Main opposition party Congress has promised minimum income guarantee scheme or Nyay to 20 per cent poorest of the country. The scheme is aimed at providing Rs 72,000 a year to the targeted family.
Asserting that politicians need to think beyond populism, Vice President M Venkaiah Naidu Friday said free power and loan waiver schemes are not long-term solutions to farmers’ woes. The statement assumes significance as political parties are making big promises to woo voters in the ongoing general elections.
“Free power… people want assured power, they want regular power and then loan waiver scheme. They (schemes) are not going to help the farmers in the long-term because this is not the end of the story,” he said at the 125th foundation day celebrations of the Punjab National Bank (PNB). “We have to see that we supplement the infrastructure, we provide opportunities of better market… timely, affordable and cheaper credit (should be made) available to the farmer. These are the long-term solutions. Policy makers of the country have to think on these lines,” he said.
Main opposition party Congress has promised minimum income guarantee scheme or Nyay to 20 per cent poorest of the country. The scheme is aimed at providing Rs 72,000 a year to the targeted family. On the other hand, the ruling BJP in its poll manifesto has said it will extend Rs 6,000 per year PM KISAN scheme to all farmers. Currently, it is limited to farmers having farm holding of 5 acres. Another political party DMK has promised loan waiver scheme for farmers.
On rising non-performing assets (NPAs) in the banking system, he said, it is a great concern as the problem has certainly affected banks’ capacity to lend. Calling banks to maintain strict vigilance during pre-and post-sanction procedures of loans and never make compromises in the due diligence processes, the vice president said lenders must constantly strengthen their internal processes to effectively monitor funds and maintain discipline in lending.
In the last few years, gross NPAs of banks as a percentage of total loans have increased from nearly 2 per cent of total loans in 2008 to nearly 10 per cent in 2017. “The accumulation of bad loans happened over a long period of time and now it threatens to hamper economic growth by weakening the credit supply channel of the economy. Some of the factors leading to the increased occurrence of NPAs are external, such as decreases in global commodity prices leading to slower exports. Some are more intrinsic to the Indian banking sector,” he said.
Time has come for a systemic reform of the Indian banking sector, Naidu said. “There has to be an effective and efficient system of checks and balances in place so that the loopholes in the system are not taken advantage of. We must also take a re-look at the practice of financing big-ticket projects which have long gestation periods and hence face cash flow issues, through deposit-taking commercial banks,” he said.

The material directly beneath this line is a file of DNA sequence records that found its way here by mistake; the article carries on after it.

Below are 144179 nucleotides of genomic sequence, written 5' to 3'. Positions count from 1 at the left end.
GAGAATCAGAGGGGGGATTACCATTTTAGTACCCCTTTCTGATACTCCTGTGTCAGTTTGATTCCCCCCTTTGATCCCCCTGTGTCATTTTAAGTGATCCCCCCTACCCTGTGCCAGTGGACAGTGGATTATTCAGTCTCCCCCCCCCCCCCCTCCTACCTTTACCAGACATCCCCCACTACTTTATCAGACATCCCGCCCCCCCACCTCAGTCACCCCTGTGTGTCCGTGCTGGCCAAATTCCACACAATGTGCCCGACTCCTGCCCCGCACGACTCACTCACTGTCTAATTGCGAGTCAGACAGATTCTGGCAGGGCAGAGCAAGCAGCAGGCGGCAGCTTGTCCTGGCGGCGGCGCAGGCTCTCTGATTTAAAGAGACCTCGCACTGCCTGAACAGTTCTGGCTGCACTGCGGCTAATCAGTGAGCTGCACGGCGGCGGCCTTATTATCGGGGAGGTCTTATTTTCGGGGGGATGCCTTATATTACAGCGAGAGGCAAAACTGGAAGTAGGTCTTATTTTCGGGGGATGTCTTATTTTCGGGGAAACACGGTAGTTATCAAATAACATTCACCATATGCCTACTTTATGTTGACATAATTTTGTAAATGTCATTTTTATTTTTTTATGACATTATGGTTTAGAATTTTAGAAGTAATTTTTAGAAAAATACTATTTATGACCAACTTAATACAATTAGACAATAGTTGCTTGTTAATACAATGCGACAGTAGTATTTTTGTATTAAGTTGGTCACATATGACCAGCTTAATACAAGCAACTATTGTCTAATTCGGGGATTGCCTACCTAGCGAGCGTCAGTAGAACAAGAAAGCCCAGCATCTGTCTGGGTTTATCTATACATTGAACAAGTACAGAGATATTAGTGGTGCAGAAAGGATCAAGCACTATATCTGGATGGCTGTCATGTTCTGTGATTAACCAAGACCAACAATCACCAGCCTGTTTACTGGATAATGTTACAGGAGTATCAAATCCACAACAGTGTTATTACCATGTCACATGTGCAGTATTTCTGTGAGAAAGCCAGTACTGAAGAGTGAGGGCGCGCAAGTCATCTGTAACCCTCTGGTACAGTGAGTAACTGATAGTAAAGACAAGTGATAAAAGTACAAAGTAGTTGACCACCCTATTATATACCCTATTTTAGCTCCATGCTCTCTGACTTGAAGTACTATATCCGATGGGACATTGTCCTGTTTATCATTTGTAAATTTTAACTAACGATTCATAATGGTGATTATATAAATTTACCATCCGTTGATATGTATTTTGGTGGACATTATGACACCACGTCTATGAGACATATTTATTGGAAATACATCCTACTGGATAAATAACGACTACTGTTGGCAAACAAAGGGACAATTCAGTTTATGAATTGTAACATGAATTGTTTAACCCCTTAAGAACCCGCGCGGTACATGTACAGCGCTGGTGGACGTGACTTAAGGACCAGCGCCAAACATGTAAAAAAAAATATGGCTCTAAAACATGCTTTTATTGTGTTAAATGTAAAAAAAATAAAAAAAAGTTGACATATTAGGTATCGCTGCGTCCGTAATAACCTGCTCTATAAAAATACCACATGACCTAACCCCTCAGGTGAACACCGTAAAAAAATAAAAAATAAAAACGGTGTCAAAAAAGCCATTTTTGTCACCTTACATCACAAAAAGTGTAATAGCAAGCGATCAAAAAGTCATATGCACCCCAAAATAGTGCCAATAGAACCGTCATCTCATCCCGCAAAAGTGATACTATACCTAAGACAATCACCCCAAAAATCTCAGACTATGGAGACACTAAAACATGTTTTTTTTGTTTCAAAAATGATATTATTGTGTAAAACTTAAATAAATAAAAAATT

Banks can make use of technology and data analytics to identify the early warning signals of loan defaulting and evolve robust mechanisms to identify the hidden NPAs, he said, adding that they must focus on nurturing internal skills for credit assessment and undertake forensic audits to understand the intent of the borrower.
Expressing concerns over increasing cases of wilful defaults and frauds, Naidu said efforts are being made to bring these individuals and entities to speedy and exemplary justice. He opined that India must enter into more treaties for exchange of information and intelligence on financial fraud and bank accounts and work with international agencies in bringing defaulters to justice. He also said that there is a need to enter into many more strong extradition treaties.
The vice president also asked banks to adhere strictly to the principles of business ethics and good corporate governance at all times. Observing that a bankers’ role was one of stewardship based on trust, he cautioned that banks have a duty to lend customers’ money responsibly. Ethical considerations should form an important part of risk-taking activities, he said, adding that the welfare of customers and other stakeholders in good times and bad should be a major concern in any business proposition.
Speaking on the occasion, PNB MD Sunil Mehta said the history of the bank has always been strongly intertwined with the history of modern India.
“Throughout the years, Punjab National Bank has weathered various challenges it has faced including the two world wars, the partition and economic downturns. Today, it serves over 110 million customers across the world with more than 7,000 branches and employs around 70,000 people,” Mehta said.
PNB has topped the first ever EASE (Enhanced Access and Service Excellence) index this year, he said. Talking about bank’s resurgence after a lean patch Mehta said, “Last year was a challenging year for us. Putting the past behind, all toiled hard to ensure that the bank returned to profitability in just 9 months.” The bank increased its business by one lakh to cross Rs 11 lakh crore at the end of March 2019.